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Our holdings include hundreds of glass and film negatives/transparencies that we've scanned ourselves; in addition, many other photos on this site were extracted from reference images (high-resolution tiffs) in the Library of Congress research archive. (To query the database click here.) They are adjusted, restored and reworked by your webmaster in accordance with his aesthetic sensibilities before being downsized and turned into the jpegs you see here. All of these images (including "derivative works") are protected by copyright laws of the United States and other jurisdictions and may not be sold, reproduced or otherwise used for commercial purposes without permission.

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[REV 25-NOV-2014]

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Oakland Garage: 1921

Oakland Garage: 1921

Washington, D.C., 1921. "District Oakland Automobile Co. garage, L Street." The Oakland was eventually eclipsed by Pontiac, its "companion make" in the General Motors hierarchy. Harris & Ewing glass negative. View full size.

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Perspective of time

If you will notice the space needed for the starter motor on the transmission in the back you can guess the rough size of the electric starter need for one of these cars. It most likely weighed in close to 80 pounds. And was enormous! Still beats turning a crank to start a car (Which I have done on a 1912 Mack).

The transmission at the from is most likely from a Model T since it is pedal operated, one was for reverse and one was for forward, you accelerated giving it gas while advancing the timing via a lever on the steering wheel!

And with gravity feed to the carburetor you had to back up the really steep hills so you would not run out of fuel. You almost needed the coordination of a helicopter pilot to drive back then. Controls on cars back the were vastly different from make to make, the only common parts being the accelerator, steering wheel and the brake. The average driver of today would be lost in an early T and vice versa. Though the latter would have an easier time than the former in learning to operate a modern vehicle.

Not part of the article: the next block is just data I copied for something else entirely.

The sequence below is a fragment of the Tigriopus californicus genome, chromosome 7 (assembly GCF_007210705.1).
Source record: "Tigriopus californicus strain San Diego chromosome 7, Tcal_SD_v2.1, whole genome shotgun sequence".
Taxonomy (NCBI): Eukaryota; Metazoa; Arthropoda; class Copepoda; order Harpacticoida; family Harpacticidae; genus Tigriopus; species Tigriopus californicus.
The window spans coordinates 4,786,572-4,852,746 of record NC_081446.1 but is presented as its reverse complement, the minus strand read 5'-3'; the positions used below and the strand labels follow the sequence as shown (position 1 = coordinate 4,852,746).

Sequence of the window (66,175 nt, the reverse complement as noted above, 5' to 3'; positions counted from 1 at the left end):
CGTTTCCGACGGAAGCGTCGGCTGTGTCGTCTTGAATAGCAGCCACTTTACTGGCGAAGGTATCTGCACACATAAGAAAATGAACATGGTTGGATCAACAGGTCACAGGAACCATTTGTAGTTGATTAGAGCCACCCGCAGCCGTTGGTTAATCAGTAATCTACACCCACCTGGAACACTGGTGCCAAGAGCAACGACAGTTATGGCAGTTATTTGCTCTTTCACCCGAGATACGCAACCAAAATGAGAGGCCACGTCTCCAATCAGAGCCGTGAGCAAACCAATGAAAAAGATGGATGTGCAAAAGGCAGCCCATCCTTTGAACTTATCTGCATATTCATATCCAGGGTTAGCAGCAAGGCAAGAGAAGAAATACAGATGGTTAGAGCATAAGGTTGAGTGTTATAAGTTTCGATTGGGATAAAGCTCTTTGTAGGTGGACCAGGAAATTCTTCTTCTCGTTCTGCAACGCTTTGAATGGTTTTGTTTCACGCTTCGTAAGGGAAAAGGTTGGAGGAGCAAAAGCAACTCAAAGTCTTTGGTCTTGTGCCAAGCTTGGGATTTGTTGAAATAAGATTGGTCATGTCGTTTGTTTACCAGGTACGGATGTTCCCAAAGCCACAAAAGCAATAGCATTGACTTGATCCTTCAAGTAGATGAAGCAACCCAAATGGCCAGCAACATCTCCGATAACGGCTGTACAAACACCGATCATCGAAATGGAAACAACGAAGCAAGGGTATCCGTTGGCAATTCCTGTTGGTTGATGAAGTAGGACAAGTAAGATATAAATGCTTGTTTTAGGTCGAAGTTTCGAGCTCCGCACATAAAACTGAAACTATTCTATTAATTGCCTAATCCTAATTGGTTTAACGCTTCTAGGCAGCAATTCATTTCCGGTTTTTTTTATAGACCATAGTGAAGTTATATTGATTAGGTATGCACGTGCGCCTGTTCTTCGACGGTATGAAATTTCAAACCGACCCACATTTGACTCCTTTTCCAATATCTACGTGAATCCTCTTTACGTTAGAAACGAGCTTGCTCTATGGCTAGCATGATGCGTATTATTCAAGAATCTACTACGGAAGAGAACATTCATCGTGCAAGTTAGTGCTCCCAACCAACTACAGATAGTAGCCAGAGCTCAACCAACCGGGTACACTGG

[The transmission would not have been from a Model T; Oakland was a General Motors brand. And incidentally, Model T's didn't have accelerator pedals. The throttle was a lever on the steering column. - Dave]

Primitive compared to today's technology

The fellow forced to work on the floor appears to be cleaning the bellhousing of the transmission. The clutch release bearing slides on a shaft and the shaft has to be clean and lubricated for smooth operation of the clutch pedal. The fellow standing to his rear is keeping the flywheel housing from rolling away. Note the teeth around the circumference of the flywheel. These are engaged by the starter motor, which attaches to the opening slightly lower and to the rear of the housing. As a professional ASE CMAT L1 (mechanic) I enjoy seeing these shops from the infancy of the automobile. The homemade tester in the right rear corner of the shop intrigues me as to its purpose. The fellow with bended knee is obviously an engineer since a mechanic would not wear a necktie working around rotating machinery, or wear a white shirt, or polished shoes. See the mechanic looking into the camera, working on the engine block..he knows safety! The fellow with his back to the camera is a bodyman. Look at the box of hammers and screwdrivers, ready to tackle almost any impact imaginable.

Call me silly

But why does that car have two tags? Laziness (never bothered to take the old one off) or were they required?

[One is for Maryland and the other for D.C.]

Rooftop parking

Judging from the material in the ceiling, and size and shape of the supporting columns, I'd guess that this building has rooftop parking.

[The service garage was on one of the upper levels of this four-story building, which had a big OAKLAND sign on the roof. - Dave]

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